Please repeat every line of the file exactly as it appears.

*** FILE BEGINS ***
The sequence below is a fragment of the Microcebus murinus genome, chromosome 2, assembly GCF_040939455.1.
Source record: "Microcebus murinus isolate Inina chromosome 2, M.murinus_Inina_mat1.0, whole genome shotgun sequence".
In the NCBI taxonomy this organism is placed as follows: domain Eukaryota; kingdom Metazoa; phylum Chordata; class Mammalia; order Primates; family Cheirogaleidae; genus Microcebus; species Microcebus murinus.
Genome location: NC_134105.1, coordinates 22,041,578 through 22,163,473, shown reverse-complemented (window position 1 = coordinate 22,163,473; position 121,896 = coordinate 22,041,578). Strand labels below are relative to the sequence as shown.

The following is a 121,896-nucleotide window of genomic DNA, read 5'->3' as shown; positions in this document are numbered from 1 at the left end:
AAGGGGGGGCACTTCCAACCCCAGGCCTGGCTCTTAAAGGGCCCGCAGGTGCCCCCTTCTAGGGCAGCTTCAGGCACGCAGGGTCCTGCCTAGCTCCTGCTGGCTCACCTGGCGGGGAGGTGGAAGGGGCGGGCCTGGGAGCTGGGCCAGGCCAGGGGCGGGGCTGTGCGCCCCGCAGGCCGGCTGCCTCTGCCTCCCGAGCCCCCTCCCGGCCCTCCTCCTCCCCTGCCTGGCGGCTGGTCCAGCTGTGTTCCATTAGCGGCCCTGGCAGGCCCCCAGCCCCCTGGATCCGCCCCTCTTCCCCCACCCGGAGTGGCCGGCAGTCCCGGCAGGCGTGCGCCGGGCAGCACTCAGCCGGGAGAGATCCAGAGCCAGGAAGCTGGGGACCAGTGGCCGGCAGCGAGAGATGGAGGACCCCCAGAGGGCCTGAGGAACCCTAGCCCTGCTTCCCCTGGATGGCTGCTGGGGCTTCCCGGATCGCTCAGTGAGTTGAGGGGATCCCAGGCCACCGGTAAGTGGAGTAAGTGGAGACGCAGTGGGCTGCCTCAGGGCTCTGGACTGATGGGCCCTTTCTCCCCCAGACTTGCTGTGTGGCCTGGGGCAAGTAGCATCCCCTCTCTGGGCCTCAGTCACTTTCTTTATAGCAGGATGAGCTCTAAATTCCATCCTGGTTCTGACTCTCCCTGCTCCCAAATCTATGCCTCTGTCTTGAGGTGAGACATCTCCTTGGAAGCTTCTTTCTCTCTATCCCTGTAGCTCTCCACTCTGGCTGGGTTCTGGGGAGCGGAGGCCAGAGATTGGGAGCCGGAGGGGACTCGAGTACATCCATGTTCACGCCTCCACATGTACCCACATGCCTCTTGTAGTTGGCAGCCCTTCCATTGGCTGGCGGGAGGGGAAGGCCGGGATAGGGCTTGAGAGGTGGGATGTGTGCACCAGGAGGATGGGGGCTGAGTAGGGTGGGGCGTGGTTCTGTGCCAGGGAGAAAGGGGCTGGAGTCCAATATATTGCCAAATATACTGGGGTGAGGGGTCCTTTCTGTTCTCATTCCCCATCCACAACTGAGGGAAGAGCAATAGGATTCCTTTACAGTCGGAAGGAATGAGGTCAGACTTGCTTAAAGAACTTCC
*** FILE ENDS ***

The sequence below is a fragment of the Microcebus murinus genome, chromosome 2, assembly GCF_040939455.1.
Source record: "Microcebus murinus isolate Inina chromosome 2, M.murinus_Inina_mat1.0, whole genome shotgun sequence".
In the NCBI taxonomy this organism is placed as follows: domain Eukaryota; kingdom Metazoa; phylum Chordata; class Mammalia; order Primates; family Cheirogaleidae; genus Microcebus; species Microcebus murinus.
Genome location: NC_134105.1, coordinates 22,041,578 through 22,163,473, shown reverse-complemented (window position 1 = coordinate 22,163,473; position 121,896 = coordinate 22,041,578). Strand labels below are relative to the sequence as shown.

The following is a 121,896-nucleotide window of genomic DNA, read 5'->3' as shown; positions in this document are numbered from 1 at the left end:
AAGGGGGGGCACTTCCAACCCCAGGCCTGGCTCTTAAAGGGCCCGCAGGTGCCCCCTTCTAGGGCAGCTTCAGGCACGCAGGGTCCTGCCTAGCTCCTGCTGGCTCACCTGGCGGGGAGGTGGAAGGGGCGGGCCTGGGAGCTGGGCCAGGCCAGGGGCGGGGCTGTGCGCCCCGCAGGCCGGCTGCCTCTGCCTCCCGAGCCCCCTCCCGGCCCTCCTCCTCCCCTGCCTGGCGGCTGGTCCAGCTGTGTTCCATTAGCGGCCCTGGCAGGCCCCCAGCCCCCTGGATCCGCCCCTCTTCCCCCACCCGGAGTGGCCGGCAGTCCCGGCAGGCGTGCGCCGGGCAGCACTCAGCCGGGAGAGATCCAGAGCCAGGAAGCTGGGGACCAGTGGCCGGCAGCGAGAGATGGAGGACCCCCAGAGGGCCTGAGGAACCCTAGCCCTGCTTCCCCTGGATGGCTGCTGGGGCTTCCCGGATCGCTCAGTGAGTTGAGGGGATCCCAGGCCACCGGTAAGTGGAGTAAGTGGAGACGCAGTGGGCTGCCTCAGGGCTCTGGACTGATGGGCCCTTTCTCCCCCAGACTTGCTGTGTGGCCTGGGGCAAGTAGCATCCCCTCTCTGGGCCTCAGTCACTTTCTTTATAGCAGGATGAGCTCTAAATTCCATCCTGGTTCTGACTCTCCCTGCTCCCAAATCTATGCCTCTGTCTTGAGGTGAGACATCTCCTTGGAAGCTTCTTTCTCTCTATCCCTGTAGCTCTCCACTCTGGCTGGGTTCTGGGGAGCGGAGGCCAGAGATTGGGAGCCGGAGGGGACTCGAGTACATCCATGTTCACGCCTCCACATGTACCCACATGCCTCTTGTAGTTGGCAGCCCTTCCATTGGCTGGCGGGAGGGGAAGGCCGGGATAGGGCTTGAGAGGTGGGATGTGTGCACCAGGAGGATGGGGGCTGAGTAGGGTGGGGCGTGGTTCTGTGCCAGGGAGAAAGGGGCTGGAGTCCAATATATTGCCAAATATACTGGGGTGAGGGGTCCTTTCTGTTCTCATTCCCCATCCACAACTGAGGGAAGAGCAATAGGATTCCTTTACAGTCGGAAGGAATGAGGTCAGACTTGCTTAAAGAACTTCC